[Mo]tion[Vis]ualiser was developed during the 2015 Melbourne Choreographic Coding Lab, at the Deakin University/Motion.Lab motion capture stage. The page is an experiment in providing simplified or abstracted views on motion capture marker data, by allowing the user to define the view, style and level of detail that the data presents.

During the lab I had the opportunity to converse with choreographer Anouk van Dijk, creator of the Countertechnique method, and work with data that had been recorded of one of the skilled practitioners of Countertechnique, Niharika Senapati, performing a variety of movements based on the method. The visualization styles were influenced by this discussion, and also by collaboration with data visualization artist, Ri Liu.

About the lab

In April a group of new media artists, performers and programmers gathered at the Deakin University Motion.Lab motion-capture facility in Melbourne, under the direction and guidance of Scott deLahunta and Florian Jenett of MotionBank, to explore the intersection of contemporary dance choreography and technology. This was the 2015 Melbourne Choreographic Coding Lab.

Using the app

Keyboard Shortcuts

Early tests

My initial thought was to try and implement a live data stream from the mocap system into the browser which, honestly, doesn’t seem like a sensible thing to do. But since I’m not burdened by an over-abundance of common-sense I thought I’d give it a bash. The team at Motion.Lab had written a Unity plugin that linked to the Motion Analysis streaming library and converted the stream into OSC messages. I wrote small websocket server in Go that read the OSC message stream and converted each OSC message into a websocket message. To test the theory I wrote a small python server that read a trc file (mocap marker data - translations only) and sent an OSC message per sample at the data’s sample rate. This worked surprisingly well.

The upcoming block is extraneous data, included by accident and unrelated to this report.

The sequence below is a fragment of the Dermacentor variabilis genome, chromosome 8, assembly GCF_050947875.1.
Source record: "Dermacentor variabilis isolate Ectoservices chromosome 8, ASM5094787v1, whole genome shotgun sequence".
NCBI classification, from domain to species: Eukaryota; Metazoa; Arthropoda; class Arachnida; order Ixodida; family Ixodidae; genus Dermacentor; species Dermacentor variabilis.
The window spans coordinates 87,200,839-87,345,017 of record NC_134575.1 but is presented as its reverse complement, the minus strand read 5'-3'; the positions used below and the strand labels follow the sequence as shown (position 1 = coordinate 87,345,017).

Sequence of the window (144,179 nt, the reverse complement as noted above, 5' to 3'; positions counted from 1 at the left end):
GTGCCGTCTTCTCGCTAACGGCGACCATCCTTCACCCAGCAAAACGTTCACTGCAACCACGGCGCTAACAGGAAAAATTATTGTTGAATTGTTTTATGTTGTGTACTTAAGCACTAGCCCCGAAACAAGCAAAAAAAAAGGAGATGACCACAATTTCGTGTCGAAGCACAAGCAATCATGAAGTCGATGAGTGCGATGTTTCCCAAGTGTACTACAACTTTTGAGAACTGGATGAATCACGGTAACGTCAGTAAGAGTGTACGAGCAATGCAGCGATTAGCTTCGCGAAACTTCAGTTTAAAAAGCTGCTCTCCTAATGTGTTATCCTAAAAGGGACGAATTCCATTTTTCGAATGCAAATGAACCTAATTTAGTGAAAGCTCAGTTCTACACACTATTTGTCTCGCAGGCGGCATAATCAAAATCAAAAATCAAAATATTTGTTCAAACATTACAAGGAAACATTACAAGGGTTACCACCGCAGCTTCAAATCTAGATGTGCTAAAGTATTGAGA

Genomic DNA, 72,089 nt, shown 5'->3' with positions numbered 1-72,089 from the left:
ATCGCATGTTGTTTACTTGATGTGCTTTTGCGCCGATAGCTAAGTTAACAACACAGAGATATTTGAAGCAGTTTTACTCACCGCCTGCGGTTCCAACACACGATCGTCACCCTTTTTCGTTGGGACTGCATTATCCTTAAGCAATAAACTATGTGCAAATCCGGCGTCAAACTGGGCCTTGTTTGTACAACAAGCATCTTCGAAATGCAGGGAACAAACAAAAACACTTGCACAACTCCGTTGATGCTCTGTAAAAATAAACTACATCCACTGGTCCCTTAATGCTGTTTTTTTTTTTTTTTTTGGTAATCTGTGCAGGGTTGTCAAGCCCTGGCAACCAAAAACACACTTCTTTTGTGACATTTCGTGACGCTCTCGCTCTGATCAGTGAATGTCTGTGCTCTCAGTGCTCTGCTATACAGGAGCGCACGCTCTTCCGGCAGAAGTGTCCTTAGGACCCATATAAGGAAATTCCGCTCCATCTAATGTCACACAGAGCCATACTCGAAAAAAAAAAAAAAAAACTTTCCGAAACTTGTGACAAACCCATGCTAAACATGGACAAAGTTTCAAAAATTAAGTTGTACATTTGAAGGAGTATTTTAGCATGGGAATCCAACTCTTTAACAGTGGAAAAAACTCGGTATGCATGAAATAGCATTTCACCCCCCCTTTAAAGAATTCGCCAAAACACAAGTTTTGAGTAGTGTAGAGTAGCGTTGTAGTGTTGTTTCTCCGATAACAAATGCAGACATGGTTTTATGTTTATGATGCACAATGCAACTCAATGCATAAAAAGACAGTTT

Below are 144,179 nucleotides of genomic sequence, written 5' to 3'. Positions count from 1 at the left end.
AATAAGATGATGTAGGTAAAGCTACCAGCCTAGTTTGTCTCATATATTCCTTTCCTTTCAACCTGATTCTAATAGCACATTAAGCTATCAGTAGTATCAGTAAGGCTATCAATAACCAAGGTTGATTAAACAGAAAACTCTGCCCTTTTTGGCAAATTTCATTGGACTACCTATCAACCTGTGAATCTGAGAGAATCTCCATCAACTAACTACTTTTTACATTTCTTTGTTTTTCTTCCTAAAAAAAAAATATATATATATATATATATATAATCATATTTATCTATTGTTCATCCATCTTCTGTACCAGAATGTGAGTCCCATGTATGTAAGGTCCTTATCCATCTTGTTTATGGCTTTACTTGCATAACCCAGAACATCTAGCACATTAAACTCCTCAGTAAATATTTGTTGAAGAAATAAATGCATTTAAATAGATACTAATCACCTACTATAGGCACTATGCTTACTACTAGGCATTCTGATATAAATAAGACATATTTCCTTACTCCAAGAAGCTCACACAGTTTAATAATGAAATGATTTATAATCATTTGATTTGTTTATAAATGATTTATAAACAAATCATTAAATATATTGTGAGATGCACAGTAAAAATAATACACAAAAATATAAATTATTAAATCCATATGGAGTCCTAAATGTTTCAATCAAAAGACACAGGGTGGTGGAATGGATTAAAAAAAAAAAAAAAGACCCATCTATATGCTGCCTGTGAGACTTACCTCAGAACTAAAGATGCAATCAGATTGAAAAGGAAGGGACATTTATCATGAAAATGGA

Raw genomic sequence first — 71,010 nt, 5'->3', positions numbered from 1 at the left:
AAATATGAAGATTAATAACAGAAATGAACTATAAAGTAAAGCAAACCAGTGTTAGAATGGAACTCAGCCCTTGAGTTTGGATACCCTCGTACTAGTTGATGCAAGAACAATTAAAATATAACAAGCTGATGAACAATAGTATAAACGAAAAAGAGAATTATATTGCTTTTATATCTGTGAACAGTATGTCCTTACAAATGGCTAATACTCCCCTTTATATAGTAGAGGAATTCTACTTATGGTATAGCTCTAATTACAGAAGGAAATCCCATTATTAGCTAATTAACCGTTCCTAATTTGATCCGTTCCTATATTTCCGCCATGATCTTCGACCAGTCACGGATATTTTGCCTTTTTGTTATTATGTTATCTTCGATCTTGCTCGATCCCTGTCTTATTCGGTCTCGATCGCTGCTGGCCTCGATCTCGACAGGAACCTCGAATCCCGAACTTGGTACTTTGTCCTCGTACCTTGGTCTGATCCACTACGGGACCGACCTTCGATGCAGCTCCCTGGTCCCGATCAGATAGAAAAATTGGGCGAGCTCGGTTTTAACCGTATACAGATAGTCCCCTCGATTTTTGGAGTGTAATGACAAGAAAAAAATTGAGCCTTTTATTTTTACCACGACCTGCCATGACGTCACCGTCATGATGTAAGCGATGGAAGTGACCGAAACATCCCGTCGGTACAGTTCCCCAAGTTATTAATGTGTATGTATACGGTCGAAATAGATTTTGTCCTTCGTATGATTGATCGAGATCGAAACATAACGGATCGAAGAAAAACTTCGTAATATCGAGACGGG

Only problem was that the live feed from the stage was sending a distinct OSC message per marker axis, which quickly choked my setup. Given a bit more time, and a reconfiguration of how the Unity plugin translated the Motion Analysis stream into OSC messages, I’m confident we could have had in-browser visualization driven by a live stream from the mocap stage. However, time was better spent focussing on the visualization side so I opted to use pre-recorded .trc files and just work with those.

This is a screencast of the app as it was on the final day, prior to the little bit of housekeeping I did before putting it online.

Thanks to all participants for your inspiration and innovation

Special thanks to our Motion.Lab hosts: Kim Vincs, Jordan Beth Vincent, Daniel Skovli, Simeon Taylor & Peter Divers